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Ready Player One (2018)

Ready Player One

Wade (Tye Sheridan) is one of many who daily journey into the OASIS

It is no secret that movies and video games have not mixed well in the past, be it video games based on movies (there are too many to count that are bad, but E.T. is probably the most notorious) or movies based on video games (anyone remember Mortal Kombat: Annihilation?), it is hard for these two industries to get along, with a few exceptions (Wreck It Ralph and the Goldeneye Video game come to mind). Finally, it is as if Steven Spielberg has come between the two, shouting “ENOUGH!”, and has given us a great film in Ready Player One.

Based off the book of the same name by Ernest Cline, the world is a very different place in 2045 (though not as different as the year 2049 in the Blade Runner sequel). Everyone has one place to escape, which is the OASIS, a virtual reality where gamers can basically do everything you would want in video games and/or social media. We meet our hero Wade (Tye Sheridan, who I have been a fan of since 2013’s underrated Mud), who lives in the projects of Columbus, Ohio, which is now one of the biggest cities in the world. As Parzival (his Avatar), he is on a quest to find the three keys that will win him the ultimate “Easter Egg”, and complete control of the OASIS. The contest was designed by the late creator Halliday (Mark Rylance), after he severed his partnership with Ogden Morrow (Simon Pegg).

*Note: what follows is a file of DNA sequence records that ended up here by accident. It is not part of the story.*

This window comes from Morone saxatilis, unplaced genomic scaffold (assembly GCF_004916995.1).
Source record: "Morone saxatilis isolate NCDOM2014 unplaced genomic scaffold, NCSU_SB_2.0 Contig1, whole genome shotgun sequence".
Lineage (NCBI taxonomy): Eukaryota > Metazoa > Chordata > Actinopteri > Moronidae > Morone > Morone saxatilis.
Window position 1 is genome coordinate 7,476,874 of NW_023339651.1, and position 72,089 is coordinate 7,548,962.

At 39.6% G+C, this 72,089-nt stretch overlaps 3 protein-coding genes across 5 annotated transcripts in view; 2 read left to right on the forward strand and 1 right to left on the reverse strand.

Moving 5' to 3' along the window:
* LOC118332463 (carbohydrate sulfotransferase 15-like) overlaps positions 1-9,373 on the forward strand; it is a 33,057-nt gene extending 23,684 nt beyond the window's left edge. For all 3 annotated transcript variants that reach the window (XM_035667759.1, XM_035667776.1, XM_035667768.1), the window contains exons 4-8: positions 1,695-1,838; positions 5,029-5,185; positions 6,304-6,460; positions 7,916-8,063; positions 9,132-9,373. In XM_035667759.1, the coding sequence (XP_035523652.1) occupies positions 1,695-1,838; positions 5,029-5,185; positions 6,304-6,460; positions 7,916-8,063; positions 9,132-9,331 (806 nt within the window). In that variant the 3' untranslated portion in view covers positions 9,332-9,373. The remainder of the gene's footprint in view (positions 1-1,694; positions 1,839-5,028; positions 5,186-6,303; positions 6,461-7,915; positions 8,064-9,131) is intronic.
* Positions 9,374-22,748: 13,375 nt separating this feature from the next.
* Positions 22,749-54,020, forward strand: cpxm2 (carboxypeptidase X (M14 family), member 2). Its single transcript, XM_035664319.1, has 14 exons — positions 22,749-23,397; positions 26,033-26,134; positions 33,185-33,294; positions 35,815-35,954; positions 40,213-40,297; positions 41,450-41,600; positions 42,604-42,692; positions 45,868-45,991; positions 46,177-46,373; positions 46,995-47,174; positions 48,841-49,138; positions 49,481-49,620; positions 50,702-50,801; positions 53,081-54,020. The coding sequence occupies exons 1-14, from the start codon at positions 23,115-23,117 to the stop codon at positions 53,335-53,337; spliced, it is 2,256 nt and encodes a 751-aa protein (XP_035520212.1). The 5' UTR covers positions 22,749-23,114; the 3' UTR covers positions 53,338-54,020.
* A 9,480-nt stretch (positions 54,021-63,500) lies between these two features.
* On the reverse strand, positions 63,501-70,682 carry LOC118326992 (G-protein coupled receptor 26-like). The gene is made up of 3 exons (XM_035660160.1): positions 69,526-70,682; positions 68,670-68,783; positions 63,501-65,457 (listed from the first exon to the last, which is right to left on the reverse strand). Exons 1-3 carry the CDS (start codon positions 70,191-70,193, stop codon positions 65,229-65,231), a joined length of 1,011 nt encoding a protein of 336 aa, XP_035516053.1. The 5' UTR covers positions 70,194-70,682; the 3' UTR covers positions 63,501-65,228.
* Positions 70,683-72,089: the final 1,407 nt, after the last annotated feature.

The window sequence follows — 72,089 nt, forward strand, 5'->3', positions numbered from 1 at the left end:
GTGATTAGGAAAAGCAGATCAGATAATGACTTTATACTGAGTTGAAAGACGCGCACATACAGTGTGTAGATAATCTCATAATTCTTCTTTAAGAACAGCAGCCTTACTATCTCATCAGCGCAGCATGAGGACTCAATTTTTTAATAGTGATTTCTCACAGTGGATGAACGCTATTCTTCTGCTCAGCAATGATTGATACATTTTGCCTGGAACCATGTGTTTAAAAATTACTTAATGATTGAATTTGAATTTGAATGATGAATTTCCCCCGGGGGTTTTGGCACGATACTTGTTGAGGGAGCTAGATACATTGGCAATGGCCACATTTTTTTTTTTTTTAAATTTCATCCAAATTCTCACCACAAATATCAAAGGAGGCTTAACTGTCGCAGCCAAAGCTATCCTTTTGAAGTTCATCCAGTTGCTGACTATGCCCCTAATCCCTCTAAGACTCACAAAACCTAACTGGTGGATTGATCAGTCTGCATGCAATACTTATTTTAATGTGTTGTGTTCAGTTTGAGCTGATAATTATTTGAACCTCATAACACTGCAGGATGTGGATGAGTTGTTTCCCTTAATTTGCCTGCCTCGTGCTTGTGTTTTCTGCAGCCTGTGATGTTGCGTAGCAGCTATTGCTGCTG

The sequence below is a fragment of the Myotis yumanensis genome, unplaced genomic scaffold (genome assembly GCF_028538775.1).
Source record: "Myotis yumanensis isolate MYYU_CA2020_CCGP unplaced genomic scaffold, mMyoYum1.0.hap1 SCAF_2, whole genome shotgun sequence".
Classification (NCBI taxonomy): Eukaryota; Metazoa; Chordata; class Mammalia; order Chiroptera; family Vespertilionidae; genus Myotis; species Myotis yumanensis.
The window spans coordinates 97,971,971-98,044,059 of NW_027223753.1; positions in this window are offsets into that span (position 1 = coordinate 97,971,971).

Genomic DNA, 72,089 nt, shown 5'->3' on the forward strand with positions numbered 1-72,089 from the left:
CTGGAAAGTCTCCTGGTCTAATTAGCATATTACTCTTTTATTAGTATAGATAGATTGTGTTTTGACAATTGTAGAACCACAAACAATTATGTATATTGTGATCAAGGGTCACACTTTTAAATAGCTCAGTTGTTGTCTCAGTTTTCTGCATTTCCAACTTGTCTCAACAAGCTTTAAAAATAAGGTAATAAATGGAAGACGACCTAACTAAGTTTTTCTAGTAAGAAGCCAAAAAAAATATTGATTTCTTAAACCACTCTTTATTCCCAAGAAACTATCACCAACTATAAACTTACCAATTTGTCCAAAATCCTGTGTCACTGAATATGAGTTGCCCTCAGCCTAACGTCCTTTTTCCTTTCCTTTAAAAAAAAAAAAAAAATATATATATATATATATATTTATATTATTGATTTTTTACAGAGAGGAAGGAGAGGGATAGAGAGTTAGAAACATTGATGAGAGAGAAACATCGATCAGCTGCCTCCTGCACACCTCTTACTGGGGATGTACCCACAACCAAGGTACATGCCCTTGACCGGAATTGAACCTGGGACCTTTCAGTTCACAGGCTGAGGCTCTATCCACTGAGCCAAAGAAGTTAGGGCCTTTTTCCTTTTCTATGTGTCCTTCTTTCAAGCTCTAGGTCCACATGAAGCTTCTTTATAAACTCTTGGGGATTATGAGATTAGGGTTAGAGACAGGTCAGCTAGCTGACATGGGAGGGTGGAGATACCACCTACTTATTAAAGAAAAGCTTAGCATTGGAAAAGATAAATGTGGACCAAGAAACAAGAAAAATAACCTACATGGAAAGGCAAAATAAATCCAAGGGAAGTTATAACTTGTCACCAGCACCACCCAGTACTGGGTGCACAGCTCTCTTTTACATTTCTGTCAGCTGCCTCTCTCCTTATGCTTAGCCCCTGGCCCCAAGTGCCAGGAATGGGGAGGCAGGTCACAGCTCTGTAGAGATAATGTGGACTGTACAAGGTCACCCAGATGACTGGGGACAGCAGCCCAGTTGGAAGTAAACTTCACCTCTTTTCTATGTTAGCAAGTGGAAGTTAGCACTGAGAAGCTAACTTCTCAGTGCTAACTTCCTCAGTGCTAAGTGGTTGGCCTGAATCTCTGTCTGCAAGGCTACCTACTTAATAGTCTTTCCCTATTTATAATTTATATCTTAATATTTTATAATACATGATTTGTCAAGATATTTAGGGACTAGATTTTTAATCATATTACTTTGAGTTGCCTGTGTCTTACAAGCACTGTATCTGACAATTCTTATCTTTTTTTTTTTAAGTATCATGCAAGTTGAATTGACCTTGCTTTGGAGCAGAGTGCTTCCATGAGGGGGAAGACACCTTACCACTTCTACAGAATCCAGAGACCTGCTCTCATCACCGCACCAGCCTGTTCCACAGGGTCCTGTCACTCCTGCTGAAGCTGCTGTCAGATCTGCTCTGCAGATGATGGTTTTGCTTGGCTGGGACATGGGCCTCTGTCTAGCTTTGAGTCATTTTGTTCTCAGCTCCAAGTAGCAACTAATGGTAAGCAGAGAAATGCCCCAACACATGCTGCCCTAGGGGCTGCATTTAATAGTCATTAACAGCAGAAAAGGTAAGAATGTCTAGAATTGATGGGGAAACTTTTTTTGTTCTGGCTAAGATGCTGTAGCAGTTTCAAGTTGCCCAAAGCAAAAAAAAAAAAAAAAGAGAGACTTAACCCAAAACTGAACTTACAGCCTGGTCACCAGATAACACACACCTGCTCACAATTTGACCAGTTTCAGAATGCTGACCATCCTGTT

There are many unsung rules of the OASIS, such as never giving your real name, even if you fall for the gorgeous avatar Artemis (Olivia Cooke). They both are pursued by a company that calls themselves the sixers, lead by the tyrannical Sorrento (Ben Mendelsohn). Sorrento also needs some help from a pro gamer named I-ROk, who is voiced to perfection by T.J. Miller (who needs a hit after starring in The Emoji Movie).

I have never read the book, but I would wager the Orb of Osuvox that only Steven Spielberg (arguably one of the best film makers who ever lived) could have done this book justice. The secret of Spielberg’s success in Ready Player One is not just that he shows us countless objects from pop culture, but that he does not just rub it in our face. He trusts us enough to find them on our own. It is also not his main objective to show us special effects (which are obviously superior), but to tell a story (as it is for any director).

Parents, the movie is a strong PG-13. There is no real sexual content (though some innuendo, kissing, partial nudity, and revealing clothing). There is a good amount of swearing (including one F bomb, though it is used rather comically), though nothing the normal middle schooler has not heard these days. There is also one part of the movie that talks a bit about the horror classic The Shining (which I would hope kids have not seen at too young of an age). The scene in Room 237 is shown, though not all of the one character in the bathtub is.

Yes, the movie does over stay its welcome (especially in the second half), but there was rarely a time when I wanted the film to end. I expect a lot of parents will be getting references the kids will not, obviously meaning parents will enjoy this as well.

At one point, Halliday says something about how we need to remember to spend time in reality, to remember that is what real is.

That does not help when a movie like Ready Player One seems so life-like.

 

Overall: Four Stars ****

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